Saturday, January 30, 2021

Ellen Lamont's "The Mating Game"

Ellen Lamont is Assistant Professor of Sociology at Appalachian State University.

She applied the “Page 99 Test” to her 2020 book, The Mating Game: How Gender Still Shapes How We Date, and reported the following:
Page 99 of The Mating Game: How Gender Still Shapes How We Date drops in on heterosexual men discussing the logistics of the marriage proposal. More specifically, is it okay for women to propose to men and would it bother them if a woman proposed? Most claimed no. They viewed themselves as egalitarian men, open to a relationship with feminist women. As Brad said, "I'd be open to being proposed to. Again, that would just reaffirm the type of woman I'm attracted to - strong, independent - so yeah, I'm open to it." Mostly though, we see that while they may be open to this idea in theory, they still expected to be the ones to propose marriage. They assumed most women were very eager to get married, saw themselves as potentially more reluctant or slower to commit, and so they took on the role of moving the relationship forward.

Page 99 reflects the key argument of the book, but I think readers would have trouble understanding how without more context. The Mating Game is about why, in spite of massive transformations in the gender system and increasing desire for egalitarian relationships, heterosexual young adults continue to date in ways that reinforce gender inequality. One of the key findings is that although young adults claim to want and support gender equality, they still view men and women as fundamentally different. As shown on page 99, most view women as more interested in long term commitment and men as more interested in casual sex. Interestingly, this isn't the case among the people I interviewed. But this narrative is so pervasive - and consistently reinforced through popular media, self-help resources, and even friends - that people buy into it even when it doesn't reflect their own feelings or experiences. Page 99 gets at this tension between stated desires and actual practices as young adults struggle to reconcile egalitarian goals with conventional expectations for dating and relationship building.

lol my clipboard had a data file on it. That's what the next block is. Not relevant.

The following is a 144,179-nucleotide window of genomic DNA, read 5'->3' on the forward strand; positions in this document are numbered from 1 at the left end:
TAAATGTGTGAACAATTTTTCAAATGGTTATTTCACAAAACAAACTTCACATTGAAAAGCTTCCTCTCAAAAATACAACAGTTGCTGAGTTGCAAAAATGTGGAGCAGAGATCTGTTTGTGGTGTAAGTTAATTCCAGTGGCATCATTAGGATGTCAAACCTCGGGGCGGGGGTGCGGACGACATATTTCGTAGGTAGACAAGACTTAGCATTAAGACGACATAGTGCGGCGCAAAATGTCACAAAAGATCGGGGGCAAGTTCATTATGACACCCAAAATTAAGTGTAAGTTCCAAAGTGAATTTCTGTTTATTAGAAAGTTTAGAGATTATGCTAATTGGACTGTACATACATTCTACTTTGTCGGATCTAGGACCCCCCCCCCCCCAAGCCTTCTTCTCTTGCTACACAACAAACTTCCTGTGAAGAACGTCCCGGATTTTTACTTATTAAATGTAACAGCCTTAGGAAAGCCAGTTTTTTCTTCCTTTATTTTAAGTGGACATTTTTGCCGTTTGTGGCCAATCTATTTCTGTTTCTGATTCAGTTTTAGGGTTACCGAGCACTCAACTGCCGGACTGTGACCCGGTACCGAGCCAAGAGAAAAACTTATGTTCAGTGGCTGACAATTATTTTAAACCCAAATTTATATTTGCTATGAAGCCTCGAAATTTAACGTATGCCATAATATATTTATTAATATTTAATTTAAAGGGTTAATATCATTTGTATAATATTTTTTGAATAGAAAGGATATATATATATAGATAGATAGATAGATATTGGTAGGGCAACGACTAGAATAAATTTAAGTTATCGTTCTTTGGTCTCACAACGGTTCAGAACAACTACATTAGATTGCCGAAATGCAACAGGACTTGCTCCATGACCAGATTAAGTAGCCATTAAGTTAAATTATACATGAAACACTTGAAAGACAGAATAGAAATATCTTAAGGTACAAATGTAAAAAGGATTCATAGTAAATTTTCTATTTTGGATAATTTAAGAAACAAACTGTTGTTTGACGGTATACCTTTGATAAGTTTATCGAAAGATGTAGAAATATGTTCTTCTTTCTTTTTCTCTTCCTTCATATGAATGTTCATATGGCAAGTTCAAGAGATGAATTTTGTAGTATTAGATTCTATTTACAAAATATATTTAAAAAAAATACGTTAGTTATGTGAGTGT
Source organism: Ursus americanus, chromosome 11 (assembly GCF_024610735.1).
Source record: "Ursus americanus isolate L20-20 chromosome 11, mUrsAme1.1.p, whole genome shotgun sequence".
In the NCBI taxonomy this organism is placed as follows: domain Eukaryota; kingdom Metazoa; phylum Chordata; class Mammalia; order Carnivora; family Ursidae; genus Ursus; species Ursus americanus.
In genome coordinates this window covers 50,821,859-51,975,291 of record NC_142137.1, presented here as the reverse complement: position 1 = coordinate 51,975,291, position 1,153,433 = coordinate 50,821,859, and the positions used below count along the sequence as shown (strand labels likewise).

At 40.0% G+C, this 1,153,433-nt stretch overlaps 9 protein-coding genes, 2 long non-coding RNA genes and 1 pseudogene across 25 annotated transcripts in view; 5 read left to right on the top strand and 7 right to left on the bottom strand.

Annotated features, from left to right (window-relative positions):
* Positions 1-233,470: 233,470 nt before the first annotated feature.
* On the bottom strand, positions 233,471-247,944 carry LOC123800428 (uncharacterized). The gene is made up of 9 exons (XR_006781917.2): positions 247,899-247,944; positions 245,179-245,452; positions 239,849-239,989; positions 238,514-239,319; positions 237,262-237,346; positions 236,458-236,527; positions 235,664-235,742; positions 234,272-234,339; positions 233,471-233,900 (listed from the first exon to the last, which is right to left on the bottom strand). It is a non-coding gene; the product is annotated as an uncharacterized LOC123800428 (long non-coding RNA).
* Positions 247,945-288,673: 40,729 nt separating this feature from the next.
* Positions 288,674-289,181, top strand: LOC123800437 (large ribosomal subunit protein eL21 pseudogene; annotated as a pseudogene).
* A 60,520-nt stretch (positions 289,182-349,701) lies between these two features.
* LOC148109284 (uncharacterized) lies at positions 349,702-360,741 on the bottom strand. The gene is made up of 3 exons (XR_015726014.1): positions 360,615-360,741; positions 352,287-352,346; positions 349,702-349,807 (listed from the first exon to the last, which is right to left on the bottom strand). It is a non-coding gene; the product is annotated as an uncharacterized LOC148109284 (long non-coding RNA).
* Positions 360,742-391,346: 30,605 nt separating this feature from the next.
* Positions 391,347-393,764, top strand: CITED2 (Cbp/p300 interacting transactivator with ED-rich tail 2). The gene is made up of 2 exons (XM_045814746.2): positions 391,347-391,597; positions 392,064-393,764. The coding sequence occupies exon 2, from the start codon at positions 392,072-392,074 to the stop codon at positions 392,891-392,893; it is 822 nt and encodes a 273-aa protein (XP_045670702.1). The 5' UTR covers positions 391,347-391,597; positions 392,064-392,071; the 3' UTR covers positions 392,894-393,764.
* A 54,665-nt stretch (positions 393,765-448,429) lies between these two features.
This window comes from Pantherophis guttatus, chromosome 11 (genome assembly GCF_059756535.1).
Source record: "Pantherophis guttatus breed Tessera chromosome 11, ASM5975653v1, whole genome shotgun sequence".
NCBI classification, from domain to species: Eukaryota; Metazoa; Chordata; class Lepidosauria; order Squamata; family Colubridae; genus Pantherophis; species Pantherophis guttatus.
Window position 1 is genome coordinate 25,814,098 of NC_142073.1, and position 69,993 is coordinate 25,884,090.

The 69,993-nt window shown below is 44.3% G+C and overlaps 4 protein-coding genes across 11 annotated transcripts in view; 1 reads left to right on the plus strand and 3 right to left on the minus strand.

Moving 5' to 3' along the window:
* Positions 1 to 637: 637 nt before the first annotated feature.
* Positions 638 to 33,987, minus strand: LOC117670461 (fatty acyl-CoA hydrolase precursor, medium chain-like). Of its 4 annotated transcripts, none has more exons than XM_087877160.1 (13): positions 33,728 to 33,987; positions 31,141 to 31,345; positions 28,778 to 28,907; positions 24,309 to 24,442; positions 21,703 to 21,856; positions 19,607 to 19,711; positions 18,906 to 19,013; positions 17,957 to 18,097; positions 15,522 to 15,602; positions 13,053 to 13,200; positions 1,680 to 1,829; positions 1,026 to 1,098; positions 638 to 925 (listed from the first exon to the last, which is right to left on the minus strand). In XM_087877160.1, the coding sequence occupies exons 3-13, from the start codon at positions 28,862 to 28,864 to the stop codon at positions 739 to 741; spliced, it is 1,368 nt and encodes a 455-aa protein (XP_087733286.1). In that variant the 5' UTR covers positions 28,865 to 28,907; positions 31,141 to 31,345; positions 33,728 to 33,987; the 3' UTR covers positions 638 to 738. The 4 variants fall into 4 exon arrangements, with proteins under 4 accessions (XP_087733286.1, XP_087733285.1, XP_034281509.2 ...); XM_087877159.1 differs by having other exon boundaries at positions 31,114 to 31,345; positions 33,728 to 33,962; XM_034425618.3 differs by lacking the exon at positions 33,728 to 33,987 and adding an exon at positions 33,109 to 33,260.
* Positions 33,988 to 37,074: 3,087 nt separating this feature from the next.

But the Page 99 Test does miss another important part of The Mating Game. The book is not only a comparison of how heterosexual women and men navigate dating and courtship, but also compares heterosexual to LGBQ young adults. LGBQ young adults are explicitly challenging gendered dating practices and are forming more equal relationships as a result. This group demonstrates the potential in reimagining romance in ways that do not rely on tired gendered tropes.
Visit Ellen Lamont's website.

--Marshal Zeringue